Again, while being checked in by the new hostel man, we were served a pot of Moroccan tea. We were beginning to realize that this is a customary form of Moroccan hospitality, and we certainly liked it. Once Janina and I paid for the hostel we ran up to our room to drop off our things. It was a beautiful room with its own private bathroom. There were two beds with simple but pretty bed spreads and two open windows with wooden shutters that could be draw together and latched to keep out a draft. The windows looked out into the open courtyard around which the rest of the building seemed to be built. There was a tree that shot up through the center and drew our attention to the clear plastic covering that ran from rooftop edges of one side of the courtyard to the other, serving as a protection from the rain among other things. It was a beautiful hostel, if you could really even call it that; so much nicer than grabbing an available bunk in a room full of cheap old bunk beds occupied by ten people you’ve never met before.
The man who checked us in was named Samiro. He gave us a map of the city and circled all of the main sites that we should see as well as a few areas where we could find some delicious Moroccan food. We set off in search of food first, and after wandering around a bit, we finally found the grouping of restaurants that he had suggested. We ordered three different types of Tajine to split between us. Each one arrived in its own decorative pot that was still steaming. Tajine is a traditional North African dish of vegetables, often with meat or fish, slow-cooked in a Tajine pot, which is where it gets its name. The food was delicious, and split between the five of us, very inexpensive.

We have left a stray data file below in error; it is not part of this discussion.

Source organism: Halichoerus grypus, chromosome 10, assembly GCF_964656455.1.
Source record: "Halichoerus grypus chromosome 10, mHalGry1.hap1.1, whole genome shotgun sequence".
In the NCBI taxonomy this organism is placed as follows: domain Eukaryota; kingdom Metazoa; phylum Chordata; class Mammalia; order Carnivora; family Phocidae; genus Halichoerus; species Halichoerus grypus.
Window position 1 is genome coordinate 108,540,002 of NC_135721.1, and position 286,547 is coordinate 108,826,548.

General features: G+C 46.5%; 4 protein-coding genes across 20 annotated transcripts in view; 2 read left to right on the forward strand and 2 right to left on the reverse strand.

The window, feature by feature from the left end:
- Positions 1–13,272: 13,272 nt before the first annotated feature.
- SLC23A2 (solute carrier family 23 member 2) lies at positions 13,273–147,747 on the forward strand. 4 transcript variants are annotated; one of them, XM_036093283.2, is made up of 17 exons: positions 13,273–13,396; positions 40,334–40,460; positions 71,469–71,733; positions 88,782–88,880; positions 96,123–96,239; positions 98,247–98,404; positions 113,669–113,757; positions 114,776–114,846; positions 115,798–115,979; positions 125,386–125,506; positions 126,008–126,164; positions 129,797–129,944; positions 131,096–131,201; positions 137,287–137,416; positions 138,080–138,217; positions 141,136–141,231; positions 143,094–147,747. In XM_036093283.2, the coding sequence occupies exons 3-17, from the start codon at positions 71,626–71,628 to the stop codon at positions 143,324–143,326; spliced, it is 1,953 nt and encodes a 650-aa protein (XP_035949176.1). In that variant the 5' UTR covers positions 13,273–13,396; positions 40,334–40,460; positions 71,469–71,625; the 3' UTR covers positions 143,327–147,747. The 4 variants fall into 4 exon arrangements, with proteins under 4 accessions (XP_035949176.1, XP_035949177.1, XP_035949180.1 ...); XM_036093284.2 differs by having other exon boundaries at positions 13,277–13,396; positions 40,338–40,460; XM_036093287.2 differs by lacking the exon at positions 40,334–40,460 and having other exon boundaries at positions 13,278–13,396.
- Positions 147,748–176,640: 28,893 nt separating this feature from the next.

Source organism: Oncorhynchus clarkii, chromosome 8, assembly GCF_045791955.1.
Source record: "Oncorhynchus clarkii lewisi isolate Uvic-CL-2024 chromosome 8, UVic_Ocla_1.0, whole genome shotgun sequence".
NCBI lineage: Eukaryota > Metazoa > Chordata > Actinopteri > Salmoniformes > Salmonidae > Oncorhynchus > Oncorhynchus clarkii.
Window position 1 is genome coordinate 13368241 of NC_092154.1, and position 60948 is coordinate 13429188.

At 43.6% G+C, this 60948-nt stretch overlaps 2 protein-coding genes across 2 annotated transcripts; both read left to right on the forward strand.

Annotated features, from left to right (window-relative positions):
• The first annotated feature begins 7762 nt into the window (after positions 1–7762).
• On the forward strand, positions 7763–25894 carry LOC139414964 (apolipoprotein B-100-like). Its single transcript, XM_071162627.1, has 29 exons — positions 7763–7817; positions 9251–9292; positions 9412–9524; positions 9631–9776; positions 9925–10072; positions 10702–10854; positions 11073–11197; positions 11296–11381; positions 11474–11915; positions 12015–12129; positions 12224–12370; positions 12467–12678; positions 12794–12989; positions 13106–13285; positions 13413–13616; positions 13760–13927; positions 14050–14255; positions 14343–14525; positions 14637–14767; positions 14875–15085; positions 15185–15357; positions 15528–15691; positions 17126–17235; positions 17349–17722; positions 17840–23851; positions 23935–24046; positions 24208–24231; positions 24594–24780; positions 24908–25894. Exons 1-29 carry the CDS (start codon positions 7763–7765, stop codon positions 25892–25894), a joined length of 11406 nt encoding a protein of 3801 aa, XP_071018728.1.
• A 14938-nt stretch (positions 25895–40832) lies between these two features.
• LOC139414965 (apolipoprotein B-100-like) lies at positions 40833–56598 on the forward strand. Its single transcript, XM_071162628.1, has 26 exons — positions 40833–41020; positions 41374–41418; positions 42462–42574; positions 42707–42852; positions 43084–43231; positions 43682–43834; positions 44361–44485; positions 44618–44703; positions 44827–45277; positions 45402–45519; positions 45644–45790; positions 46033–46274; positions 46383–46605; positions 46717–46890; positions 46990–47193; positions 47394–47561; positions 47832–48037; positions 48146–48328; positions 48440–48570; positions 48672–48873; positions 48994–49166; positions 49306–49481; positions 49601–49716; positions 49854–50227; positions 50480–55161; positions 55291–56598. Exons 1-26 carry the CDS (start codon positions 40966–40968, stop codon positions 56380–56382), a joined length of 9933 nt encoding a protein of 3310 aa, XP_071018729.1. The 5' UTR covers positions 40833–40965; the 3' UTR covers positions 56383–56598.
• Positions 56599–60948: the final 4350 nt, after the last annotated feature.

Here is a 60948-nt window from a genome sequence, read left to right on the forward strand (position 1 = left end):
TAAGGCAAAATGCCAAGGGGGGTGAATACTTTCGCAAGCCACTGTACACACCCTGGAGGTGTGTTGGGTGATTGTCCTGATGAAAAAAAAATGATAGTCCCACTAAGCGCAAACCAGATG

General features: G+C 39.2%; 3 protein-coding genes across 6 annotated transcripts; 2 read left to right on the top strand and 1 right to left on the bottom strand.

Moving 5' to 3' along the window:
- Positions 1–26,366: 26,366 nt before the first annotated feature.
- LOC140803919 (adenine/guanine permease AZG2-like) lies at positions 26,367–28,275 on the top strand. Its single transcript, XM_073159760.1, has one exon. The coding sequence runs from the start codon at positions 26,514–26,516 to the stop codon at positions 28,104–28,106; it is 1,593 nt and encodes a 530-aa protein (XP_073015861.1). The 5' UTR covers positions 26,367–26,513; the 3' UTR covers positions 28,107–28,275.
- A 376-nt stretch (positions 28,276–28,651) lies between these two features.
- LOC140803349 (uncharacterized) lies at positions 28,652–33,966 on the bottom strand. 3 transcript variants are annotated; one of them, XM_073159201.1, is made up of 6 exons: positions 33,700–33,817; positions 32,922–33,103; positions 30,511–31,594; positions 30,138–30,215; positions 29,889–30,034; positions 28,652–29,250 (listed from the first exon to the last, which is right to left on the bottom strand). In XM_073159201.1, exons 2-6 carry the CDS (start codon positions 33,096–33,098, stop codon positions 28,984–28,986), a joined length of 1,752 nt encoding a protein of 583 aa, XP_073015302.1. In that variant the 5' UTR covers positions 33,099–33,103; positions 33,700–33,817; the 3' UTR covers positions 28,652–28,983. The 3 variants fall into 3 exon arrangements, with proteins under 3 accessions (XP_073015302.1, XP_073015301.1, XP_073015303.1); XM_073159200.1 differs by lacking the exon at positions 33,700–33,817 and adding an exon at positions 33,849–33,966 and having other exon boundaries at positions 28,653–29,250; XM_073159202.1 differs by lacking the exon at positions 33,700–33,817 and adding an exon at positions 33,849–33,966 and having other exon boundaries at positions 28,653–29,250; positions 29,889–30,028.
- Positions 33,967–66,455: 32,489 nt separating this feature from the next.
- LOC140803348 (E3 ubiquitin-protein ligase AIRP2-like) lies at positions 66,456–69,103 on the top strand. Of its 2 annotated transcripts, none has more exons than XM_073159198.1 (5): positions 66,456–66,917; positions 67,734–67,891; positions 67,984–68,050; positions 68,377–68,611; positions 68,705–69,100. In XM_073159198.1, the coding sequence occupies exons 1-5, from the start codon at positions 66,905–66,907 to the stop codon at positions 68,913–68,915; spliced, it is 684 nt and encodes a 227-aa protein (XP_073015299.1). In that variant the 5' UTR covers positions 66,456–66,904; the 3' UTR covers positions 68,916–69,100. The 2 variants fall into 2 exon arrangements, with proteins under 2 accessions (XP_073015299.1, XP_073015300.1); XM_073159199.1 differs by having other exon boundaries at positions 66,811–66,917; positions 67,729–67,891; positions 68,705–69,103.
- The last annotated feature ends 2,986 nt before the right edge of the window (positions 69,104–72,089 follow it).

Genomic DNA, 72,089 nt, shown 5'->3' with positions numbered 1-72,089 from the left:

Outside the restaurants, hired men stood by waiting for tourists to show interest in one of the restaurants or shops so they could start their spiel about how this particular restaurant served the best and most traditional Moroccan cuisine for the cheapest price or that shop had the finest scarves in all of Marrakech. Somehow, on our way out, we ended up being drawn in by one of these men who was advertising for a spa that was just above the restaurants. We decided to have a look, and followed him inside. We sat down and were immediately served a pot of tea. Then the man who owned the spa came over to us. He was middle aged, heavy set and had the warmest smile. He told us how he and his wife had moved to Marrakech from France five years ago and had started this spa. His wife had studied to be a doctor, he told us, so they put the upmost attention into the cleanliness of the facility and processes they offered. After speaking with the man for at least half an hour we decided to all sign up for a night of pampering that included a hammam, which is a massage, and a complimentary free manicure or pedicure. The best part was that it would cost only roughly the equivalent of twenty euros.